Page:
Wearable sensor can patch up plants to detect disease or stress
A ‘wearable’ patch that can monitor and detect plant diseases or other stresses, such as crop damage or extreme heat, in real-time could aid precision or controlled agriculture.
The sensor patch with a kirigami structure is said to be insensitive to common mechanical perturbations such as wind blowing and hand touching, while detecting a plant’s gas emissions.
‘We have developed a flexible volatile organic compound (VOC) sensor patch to detect the gas emitted by plants,’ explains Professor Yong Zhu of the Department of Mechanical and Aerospace Engineering at NC State University (NCSU), USA. ‘We found that the [tomato] plant would emit an abnormal level of gas when under stress such as damage and infections by disease. Using this sensor patch, we found that we can non-invasively monitor the gas emission level and obtain early signals of a plant’s unhealthy status.’
The sensing device is made of flexible silver nanowire electrodes on a kirigami-inspired stretchable substrate containing graphene-based sensors. The sensors are coated with various chemical ligands that respond to the presence of specific VOCs, allowing the system to detect and measure them in gases emitted by the plant’s leaves.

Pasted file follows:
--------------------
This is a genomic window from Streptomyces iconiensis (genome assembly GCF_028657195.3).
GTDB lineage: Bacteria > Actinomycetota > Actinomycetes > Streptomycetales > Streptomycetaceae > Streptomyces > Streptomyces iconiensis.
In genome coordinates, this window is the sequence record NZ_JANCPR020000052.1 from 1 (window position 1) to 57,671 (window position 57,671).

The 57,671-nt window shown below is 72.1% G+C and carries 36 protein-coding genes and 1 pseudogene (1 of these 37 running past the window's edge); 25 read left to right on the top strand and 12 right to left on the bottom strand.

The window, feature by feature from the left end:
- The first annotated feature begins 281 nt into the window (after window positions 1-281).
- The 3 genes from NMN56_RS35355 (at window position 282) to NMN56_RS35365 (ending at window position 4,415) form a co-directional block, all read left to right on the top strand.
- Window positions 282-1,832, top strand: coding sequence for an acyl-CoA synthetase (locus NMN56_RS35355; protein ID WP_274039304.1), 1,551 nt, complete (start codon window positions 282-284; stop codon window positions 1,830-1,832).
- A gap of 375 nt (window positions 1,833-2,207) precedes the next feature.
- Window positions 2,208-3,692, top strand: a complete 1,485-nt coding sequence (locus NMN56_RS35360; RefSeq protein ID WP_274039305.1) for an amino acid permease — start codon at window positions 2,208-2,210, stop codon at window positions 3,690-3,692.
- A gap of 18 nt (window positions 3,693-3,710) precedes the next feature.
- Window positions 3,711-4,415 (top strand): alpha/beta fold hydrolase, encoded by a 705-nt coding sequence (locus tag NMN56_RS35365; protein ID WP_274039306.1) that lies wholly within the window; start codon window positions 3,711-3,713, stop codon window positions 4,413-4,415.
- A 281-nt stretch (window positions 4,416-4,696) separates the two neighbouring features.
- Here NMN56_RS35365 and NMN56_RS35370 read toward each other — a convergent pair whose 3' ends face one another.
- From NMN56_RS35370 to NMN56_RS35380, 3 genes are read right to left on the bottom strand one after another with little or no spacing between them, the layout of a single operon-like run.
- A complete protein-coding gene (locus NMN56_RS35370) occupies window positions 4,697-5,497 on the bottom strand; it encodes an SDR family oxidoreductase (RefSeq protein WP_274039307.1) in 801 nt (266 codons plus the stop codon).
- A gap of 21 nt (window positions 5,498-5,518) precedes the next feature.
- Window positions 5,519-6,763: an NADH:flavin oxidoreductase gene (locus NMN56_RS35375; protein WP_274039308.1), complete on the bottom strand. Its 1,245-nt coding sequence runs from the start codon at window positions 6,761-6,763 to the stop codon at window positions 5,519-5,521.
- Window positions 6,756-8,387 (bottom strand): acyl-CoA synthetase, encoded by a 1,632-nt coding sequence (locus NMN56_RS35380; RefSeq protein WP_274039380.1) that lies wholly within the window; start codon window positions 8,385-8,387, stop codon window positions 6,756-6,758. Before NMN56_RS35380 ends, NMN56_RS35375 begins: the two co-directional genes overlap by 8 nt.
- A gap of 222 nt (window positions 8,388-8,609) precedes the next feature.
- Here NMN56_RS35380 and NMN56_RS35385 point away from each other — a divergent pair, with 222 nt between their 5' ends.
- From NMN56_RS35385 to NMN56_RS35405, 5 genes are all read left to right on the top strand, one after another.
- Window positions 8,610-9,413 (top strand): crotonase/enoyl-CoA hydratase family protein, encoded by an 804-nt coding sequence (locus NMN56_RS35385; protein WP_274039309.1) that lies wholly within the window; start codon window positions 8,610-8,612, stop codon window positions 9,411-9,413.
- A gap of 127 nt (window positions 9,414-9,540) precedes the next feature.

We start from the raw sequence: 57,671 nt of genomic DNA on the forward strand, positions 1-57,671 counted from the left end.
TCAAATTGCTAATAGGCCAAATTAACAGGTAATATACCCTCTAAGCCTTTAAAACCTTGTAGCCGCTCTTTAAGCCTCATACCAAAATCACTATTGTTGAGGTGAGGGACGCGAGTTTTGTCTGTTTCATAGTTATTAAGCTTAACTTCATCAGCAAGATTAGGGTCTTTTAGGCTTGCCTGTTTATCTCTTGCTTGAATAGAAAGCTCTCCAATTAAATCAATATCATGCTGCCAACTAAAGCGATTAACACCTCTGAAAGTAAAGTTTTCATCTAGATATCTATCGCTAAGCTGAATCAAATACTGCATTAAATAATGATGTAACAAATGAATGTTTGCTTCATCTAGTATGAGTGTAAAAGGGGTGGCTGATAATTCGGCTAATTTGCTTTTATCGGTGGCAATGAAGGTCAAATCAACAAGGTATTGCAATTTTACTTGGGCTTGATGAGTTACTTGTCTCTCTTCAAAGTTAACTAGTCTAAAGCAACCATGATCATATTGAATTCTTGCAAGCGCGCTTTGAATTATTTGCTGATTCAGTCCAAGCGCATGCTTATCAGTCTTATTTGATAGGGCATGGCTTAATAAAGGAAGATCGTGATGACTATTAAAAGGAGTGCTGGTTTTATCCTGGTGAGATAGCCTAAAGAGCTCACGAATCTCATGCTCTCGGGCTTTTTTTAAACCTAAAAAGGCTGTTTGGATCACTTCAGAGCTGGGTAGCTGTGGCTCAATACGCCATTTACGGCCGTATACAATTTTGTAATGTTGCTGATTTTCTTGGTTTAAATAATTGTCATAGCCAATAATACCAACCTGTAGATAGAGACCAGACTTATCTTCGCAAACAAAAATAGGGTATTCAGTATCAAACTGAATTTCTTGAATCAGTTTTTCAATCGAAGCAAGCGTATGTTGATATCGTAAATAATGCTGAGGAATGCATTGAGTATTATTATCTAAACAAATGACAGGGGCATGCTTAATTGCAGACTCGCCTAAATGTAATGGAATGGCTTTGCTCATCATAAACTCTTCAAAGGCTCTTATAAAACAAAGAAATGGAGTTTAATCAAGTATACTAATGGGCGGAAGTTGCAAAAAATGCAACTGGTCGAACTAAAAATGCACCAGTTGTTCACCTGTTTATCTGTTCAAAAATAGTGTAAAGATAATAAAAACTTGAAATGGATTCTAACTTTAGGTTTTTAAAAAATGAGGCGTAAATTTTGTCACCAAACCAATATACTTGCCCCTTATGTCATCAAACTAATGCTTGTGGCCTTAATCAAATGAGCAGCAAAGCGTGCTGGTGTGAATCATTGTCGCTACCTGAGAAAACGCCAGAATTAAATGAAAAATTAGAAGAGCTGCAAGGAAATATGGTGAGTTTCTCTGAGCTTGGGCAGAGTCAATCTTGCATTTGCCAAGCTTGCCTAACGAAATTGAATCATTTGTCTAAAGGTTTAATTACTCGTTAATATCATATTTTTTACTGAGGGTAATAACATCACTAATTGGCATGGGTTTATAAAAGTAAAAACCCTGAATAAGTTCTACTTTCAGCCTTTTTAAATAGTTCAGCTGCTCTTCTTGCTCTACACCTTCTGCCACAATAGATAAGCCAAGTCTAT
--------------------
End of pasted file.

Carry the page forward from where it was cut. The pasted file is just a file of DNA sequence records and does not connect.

‘Chemi-resistive materials can change their resistance when exposed to VOC gases,’ Zhu explains. ‘We use highly sensitive chemi-resistive materials – reduced graphene oxide (rGO) functionalised with different VOC detection ligands – to fabricate a gas sensor array to detect and distinguish the profiles of multiple VOC gases emitted by plants, so that the change in the gas emission level caused by stress and disease can be captured by the sensors.’
He adds, ‘The highly sensitive chemical ligand-modified rGO responds differently to diverse VOC gases due to the different chemical ligands in the sensing materials.
‘This ensures the sensitivity and specification for the detection and distinguishment of the plant's gases.’
The highly-conductive and stretchable silver nanowires, used as soft electrodes and interconnects, are critical for reliable data acquisition under mechanical perturbations, which are inevitable for wearable applications.
To protect the plants they monitor, the team has made the patch light-weight and non-invasive. In addition, it can be attached to the leaf’s surface with a biocompatible adhesive, and most parts of the device are transparent, so it will not block the sunshine.
Systematically tested in laboratory settings, the array demonstrates simultaneous detection and classification of 13 individual plant volatiles.
Zhu notes, ‘Using this sensor platform, early detection of plant infection (within four days of inoculation) and abiotic stresses, such as mechanical injury on different parts of tomato plants, were achieved by in situ monitoring of plant VOC emission in a real-time fashion.’
The team will now look to improve the patch by integrating other sensors for temperature, humidity, etc. into the system to develop a multi-modal platform for more comprehensive evaluation of plant health.